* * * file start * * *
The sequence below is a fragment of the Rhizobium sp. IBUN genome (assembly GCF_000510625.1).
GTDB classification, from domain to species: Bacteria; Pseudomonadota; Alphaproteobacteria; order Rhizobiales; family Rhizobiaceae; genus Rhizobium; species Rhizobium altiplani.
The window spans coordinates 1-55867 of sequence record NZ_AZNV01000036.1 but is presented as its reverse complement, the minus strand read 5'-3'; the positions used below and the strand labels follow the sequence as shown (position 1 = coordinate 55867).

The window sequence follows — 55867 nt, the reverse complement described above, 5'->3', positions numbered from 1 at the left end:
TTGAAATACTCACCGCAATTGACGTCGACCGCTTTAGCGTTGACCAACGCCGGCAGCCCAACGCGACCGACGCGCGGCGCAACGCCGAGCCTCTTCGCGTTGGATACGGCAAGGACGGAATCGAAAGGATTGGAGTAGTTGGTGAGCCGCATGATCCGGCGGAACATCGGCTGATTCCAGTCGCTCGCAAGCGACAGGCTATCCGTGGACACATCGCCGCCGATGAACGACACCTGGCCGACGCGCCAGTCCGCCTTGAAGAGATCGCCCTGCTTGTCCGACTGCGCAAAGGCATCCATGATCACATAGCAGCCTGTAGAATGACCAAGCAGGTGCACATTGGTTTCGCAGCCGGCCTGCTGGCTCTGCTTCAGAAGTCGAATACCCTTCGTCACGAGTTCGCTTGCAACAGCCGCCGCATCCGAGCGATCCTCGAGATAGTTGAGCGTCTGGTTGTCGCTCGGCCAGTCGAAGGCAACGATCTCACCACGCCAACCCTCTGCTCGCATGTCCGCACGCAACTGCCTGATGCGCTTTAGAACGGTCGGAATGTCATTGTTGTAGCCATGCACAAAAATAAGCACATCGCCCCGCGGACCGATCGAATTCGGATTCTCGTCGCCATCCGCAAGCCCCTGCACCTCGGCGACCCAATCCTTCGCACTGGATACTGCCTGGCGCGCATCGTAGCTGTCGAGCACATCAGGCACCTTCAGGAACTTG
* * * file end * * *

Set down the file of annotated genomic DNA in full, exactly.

The sequence below is a fragment of the Rhizobium sp. IBUN genome (assembly GCF_000510625.1).
GTDB classification, from domain to species: Bacteria; Pseudomonadota; Alphaproteobacteria; order Rhizobiales; family Rhizobiaceae; genus Rhizobium; species Rhizobium altiplani.
The window spans coordinates 1-55867 of sequence record NZ_AZNV01000036.1 but is presented as its reverse complement, the minus strand read 5'-3'; the positions used below and the strand labels follow the sequence as shown (position 1 = coordinate 55867).

The window sequence follows — 55867 nt, the reverse complement described above, 5'->3', positions numbered from 1 at the left end:
TTGAAATACTCACCGCAATTGACGTCGACCGCTTTAGCGTTGACCAACGCCGGCAGCCCAACGCGACCGACGCGCGGCGCAACGCCGAGCCTCTTCGCGTTGGATACGGCAAGGACGGAATCGAAAGGATTGGAGTAGTTGGTGAGCCGCATGATCCGGCGGAACATCGGCTGATTCCAGTCGCTCGCAAGCGACAGGCTATCCGTGGACACATCGCCGCCGATGAACGACACCTGGCCGACGCGCCAGTCCGCCTTGAAGAGATCGCCCTGCTTGTCCGACTGCGCAAAGGCATCCATGATCACATAGCAGCCTGTAGAATGACCAAGCAGGTGCACATTGGTTTCGCAGCCGGCCTGCTGGCTCTGCTTCAGAAGTCGAATACCCTTCGTCACGAGTTCGCTTGCAACAGCCGCCGCATCCGAGCGATCCTCGAGATAGTTGAGCGTCTGGTTGTCGCTCGGCCAGTCGAAGGCAACGATCTCACCACGCCAACCCTCTGCTCGCATGTCCGCACGCAACTGCCTGATGCGCTTTAGAACGGTCGGAATGTCATTGTTGTAGCCATGCACAAAAATAAGCACATCGCCCCGCGGACCGATCGAATTCGGATTCTCGTCGCCATCCGCAAGCCCCTGCACCTCGGCGACCCAATCCTTCGCACTGGATACTGCCTGGCGCGCATCGTAGCTGTCGAGCACATCAGGCACCTTCAGGAACTTG